Unconstrained shoulder arthroplasty is one of several methods for treatment of proximal humeral fracture nonunions. The goal of this study was to define the results and complications of this procedure.Methods:
From 1976 to 2007, sixty-seven patients underwent unconstrained shoulder arthroplasty for proximal humeral nonunion and were followed for more than two years. There were forty-nine women and eighteen men with a mean age of sixty-four years and a mean duration of follow-up of nine years (range, two to thirty years). The fracture type according to the Neer classification was two-part in thirty-six patients, three-part in sixteen, and four-part in fifteen. Hemiarthroplasty was performed in fifty-four patients and total shoulder arthroplasty was done in the remaining thirteen.Results:
There were thirty-three excellent or satisfactory results according to the modified Neer rating. Tuberosity healing about the prosthesis occurred in thirty-five shoulders. The mean pain score improved from 8.3 preoperatively to 4.1 at the time of follow-up (p < 0.001). The average active shoulder elevation and external rotation improved from 46° and 26° to 104° and 50° (p < 0.001). Shoulders with anatomic or nearly anatomic healing of the tuberosities had greater active elevation at the time of final follow-up (p = 0.02). There were fourteen complications in twelve patients, with twelve reoperations including five revisions. Kaplan-Meier survivorship with revision as the end point was 97% (95% confidence interval [CI]: 94.3, 100) at one year and 93% (95% CI: 88.0, 99.2) at five, ten, and twenty years.Conclusions:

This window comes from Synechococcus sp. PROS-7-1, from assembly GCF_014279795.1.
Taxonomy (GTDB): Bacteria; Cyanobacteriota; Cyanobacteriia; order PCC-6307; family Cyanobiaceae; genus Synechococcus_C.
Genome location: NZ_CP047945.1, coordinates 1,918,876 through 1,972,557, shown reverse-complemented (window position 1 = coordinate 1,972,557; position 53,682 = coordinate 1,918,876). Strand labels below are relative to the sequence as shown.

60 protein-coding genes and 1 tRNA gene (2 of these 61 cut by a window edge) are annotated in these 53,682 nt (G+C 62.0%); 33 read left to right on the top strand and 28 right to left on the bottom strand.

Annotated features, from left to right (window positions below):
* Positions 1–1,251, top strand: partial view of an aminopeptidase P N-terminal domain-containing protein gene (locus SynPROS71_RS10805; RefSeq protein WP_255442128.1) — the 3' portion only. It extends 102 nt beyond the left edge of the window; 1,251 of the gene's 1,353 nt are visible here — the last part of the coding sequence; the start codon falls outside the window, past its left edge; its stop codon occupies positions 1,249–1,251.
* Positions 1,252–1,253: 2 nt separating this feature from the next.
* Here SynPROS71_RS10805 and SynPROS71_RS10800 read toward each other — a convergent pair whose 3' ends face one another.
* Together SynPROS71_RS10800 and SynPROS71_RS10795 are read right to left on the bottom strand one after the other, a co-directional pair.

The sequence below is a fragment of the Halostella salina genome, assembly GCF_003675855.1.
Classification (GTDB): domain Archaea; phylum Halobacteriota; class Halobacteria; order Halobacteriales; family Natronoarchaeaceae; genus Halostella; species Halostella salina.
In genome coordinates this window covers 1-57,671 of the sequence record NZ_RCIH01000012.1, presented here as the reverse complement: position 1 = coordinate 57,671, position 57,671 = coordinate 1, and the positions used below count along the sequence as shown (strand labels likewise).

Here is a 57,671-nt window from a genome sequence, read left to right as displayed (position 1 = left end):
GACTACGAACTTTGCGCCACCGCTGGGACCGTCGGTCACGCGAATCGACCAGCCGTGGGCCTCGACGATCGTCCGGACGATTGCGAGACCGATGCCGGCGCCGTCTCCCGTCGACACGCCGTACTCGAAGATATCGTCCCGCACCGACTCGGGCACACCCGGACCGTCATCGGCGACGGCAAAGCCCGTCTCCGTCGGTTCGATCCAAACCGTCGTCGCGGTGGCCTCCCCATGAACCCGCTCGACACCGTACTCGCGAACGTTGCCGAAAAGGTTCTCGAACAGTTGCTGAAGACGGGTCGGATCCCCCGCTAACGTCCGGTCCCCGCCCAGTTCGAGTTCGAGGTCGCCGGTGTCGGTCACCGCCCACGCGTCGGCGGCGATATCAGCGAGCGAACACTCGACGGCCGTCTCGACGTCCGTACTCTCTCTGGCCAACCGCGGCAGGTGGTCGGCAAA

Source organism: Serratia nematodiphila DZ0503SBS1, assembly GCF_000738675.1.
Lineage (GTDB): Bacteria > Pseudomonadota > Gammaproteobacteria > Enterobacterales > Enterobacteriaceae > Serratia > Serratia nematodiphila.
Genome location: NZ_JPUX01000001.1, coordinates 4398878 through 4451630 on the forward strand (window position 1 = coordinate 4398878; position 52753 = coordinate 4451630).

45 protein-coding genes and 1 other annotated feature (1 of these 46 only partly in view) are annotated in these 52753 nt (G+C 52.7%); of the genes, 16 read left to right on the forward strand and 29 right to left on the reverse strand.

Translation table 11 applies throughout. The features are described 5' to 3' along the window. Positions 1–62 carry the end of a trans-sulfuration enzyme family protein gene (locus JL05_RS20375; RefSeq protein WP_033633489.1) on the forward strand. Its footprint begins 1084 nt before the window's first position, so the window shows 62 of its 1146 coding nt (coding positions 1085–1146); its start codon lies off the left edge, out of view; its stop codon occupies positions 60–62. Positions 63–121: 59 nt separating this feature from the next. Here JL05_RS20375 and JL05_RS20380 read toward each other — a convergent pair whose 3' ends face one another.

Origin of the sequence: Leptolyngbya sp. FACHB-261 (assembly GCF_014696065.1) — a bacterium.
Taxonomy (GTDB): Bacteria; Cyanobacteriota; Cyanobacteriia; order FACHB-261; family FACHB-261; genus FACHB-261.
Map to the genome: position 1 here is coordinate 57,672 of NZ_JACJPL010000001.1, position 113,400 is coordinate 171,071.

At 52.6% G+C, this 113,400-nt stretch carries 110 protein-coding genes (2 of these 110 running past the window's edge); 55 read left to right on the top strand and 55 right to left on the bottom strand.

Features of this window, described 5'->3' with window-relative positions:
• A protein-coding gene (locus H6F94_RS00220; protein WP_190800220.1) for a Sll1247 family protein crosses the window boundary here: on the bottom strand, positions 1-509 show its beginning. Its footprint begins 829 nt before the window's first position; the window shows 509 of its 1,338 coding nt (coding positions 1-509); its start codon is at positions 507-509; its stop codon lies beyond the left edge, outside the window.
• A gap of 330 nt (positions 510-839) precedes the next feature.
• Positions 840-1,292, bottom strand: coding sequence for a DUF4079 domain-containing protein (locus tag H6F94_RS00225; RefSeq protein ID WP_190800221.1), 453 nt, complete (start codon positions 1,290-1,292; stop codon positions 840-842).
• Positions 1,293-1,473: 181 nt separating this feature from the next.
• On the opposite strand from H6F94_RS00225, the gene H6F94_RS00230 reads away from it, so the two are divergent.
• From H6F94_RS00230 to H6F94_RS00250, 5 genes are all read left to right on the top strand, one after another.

Shoulder arthroplasty decreases pain and improves function in patients with a proximal humeral nonunion. However, the overall results are satisfactory in less than half of the patients. Tuberosity healing is inconsistent and influences the functional outcome.Level of Evidence:
Therapeutic Level IV. See Instructions for Authors for a complete description of levels of evidence.